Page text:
Yes, that was kind of what happened when Moore and Hillman were hired, and no, I don’t have a ton of confidence that Glass is capable of choosing the right guy for the GM’s chair, but there’s really no hope for this team unless they start all over again. Maybe Hillman’s firing — maybe at Glass’ direction — is evidence that process is getting underway.

Giants acquire Eduardo Nunez from the Twins

ARLINGTON, TX - JULY 07: Eduardo Nunez #9 of the Minnesota Twins throws for an out at first in the fourth inning during a game against the Texas Rangers at Globe Life Park in Arlington on July 7, 2016 in Arlington, Texas.  (Photo by Sarah Crabill/Getty Images)
Sarah Crabill/Getty Images
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The Giants have acquired All-Star infielder Eduardo Nunez from the Twins in exchange for minor league pitcher Adalberto Mejia, the club announced on Thursday night.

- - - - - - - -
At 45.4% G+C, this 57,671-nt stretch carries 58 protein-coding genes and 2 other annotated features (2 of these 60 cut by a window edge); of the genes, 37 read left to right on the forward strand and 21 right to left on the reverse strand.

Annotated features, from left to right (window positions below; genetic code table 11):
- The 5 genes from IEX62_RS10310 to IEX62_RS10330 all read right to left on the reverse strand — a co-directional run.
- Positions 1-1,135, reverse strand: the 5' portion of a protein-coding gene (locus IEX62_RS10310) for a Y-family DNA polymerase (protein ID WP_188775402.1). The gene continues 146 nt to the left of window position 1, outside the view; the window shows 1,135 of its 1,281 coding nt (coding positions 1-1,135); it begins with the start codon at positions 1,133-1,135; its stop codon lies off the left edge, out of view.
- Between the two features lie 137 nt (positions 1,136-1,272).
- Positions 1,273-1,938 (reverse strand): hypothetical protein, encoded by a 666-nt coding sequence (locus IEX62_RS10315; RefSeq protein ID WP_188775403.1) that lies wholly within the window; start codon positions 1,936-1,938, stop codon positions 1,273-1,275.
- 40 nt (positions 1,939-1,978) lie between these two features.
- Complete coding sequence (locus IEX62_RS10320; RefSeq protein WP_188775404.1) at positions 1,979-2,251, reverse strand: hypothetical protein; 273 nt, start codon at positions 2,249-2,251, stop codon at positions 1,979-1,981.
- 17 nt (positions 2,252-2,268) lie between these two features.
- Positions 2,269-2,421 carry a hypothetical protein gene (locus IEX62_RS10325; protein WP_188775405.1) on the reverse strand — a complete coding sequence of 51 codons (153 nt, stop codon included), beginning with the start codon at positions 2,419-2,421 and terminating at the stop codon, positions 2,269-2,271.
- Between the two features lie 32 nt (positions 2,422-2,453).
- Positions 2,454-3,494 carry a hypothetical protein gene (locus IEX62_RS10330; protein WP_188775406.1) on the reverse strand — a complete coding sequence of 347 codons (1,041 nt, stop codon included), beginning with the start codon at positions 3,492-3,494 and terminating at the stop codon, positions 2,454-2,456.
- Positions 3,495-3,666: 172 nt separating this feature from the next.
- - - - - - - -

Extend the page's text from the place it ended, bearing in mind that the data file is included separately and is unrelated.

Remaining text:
Nunez, 29, went 0-for-4 in Thursday night’s game against the Orioles. He’s hitting .296/.325/.439 with 12 home runs, 47 RBI, 49 runs scored, and a league-best 26 stolen bases in 391 plate appearances this season. Nunez has played mostly at shortstop this season, but has also logged significant time at third base and a handful of games at second base, so he’ll give the Giants some versatility.

Nunez will likely play a lot of third base for the Giants as Matt Duffy is still sidelined with a strained left Achilles. He’s earning $1.475 million this season and will enter his third and final year of arbitration eligibility heading into 2017.

Mejia, 23, was considered the Giants’ seventh-best prospect by MLB Pipeline. He earned a promotion to Triple-A Sacramento last month after posting a 1.94 ERA with Double-A Richmond. In seven starts with Sacramento, he has a 4.20 ERA with a 43/11 K/BB ratio in 40 2/3 innings.